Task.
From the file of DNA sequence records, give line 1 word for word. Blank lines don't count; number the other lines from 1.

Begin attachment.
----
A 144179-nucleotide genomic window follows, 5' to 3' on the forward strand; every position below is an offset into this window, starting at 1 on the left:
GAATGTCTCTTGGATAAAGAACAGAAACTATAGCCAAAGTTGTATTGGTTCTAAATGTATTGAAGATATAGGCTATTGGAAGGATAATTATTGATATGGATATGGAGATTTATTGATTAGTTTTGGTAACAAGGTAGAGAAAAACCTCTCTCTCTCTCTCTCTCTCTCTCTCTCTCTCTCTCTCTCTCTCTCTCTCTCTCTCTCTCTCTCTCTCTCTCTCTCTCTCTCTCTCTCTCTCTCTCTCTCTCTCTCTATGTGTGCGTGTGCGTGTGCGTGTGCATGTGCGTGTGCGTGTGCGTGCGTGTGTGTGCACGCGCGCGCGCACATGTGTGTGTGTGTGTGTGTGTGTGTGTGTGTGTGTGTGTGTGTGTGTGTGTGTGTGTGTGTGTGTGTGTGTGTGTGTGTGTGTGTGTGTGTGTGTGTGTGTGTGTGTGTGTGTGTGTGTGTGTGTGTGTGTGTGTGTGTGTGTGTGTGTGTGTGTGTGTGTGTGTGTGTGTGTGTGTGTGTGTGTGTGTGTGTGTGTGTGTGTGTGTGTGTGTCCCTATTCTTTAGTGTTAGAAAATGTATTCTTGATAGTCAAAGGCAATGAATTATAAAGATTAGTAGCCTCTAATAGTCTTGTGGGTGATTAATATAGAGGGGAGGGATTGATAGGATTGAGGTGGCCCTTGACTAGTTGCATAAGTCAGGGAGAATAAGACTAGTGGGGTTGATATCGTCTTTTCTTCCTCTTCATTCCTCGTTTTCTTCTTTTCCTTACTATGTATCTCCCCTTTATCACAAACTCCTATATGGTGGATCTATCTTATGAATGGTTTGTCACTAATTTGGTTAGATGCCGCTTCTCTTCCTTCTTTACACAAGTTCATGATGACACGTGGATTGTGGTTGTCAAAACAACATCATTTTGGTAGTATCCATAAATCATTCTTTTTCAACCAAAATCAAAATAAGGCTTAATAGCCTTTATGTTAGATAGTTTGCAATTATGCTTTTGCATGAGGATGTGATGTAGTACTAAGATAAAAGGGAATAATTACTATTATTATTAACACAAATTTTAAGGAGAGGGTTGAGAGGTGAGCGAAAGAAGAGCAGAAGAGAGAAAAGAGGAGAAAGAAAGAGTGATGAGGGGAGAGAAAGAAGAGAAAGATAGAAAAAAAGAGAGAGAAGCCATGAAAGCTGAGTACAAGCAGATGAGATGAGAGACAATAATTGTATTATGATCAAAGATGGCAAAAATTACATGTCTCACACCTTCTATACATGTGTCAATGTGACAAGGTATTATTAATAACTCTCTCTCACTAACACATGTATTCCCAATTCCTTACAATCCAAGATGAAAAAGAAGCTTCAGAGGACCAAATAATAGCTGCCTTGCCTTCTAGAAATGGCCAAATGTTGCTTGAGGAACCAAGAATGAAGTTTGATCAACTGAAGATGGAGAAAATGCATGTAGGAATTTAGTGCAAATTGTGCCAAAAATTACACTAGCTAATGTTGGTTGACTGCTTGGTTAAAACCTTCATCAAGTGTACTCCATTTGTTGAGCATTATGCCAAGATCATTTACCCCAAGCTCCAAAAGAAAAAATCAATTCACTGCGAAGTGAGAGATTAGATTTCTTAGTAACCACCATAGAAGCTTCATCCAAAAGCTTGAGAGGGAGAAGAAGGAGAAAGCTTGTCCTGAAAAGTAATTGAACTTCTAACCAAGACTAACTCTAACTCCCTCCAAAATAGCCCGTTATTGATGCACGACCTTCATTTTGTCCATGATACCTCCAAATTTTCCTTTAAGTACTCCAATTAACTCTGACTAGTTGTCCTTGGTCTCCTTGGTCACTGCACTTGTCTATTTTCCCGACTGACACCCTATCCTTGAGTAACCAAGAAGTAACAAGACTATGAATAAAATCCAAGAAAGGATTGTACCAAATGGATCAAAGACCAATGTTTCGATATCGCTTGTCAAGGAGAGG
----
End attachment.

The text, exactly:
A 144179-nucleotide genomic window follows, 5' to 3' on the forward strand; every position below is an offset into this window, starting at 1 on the left: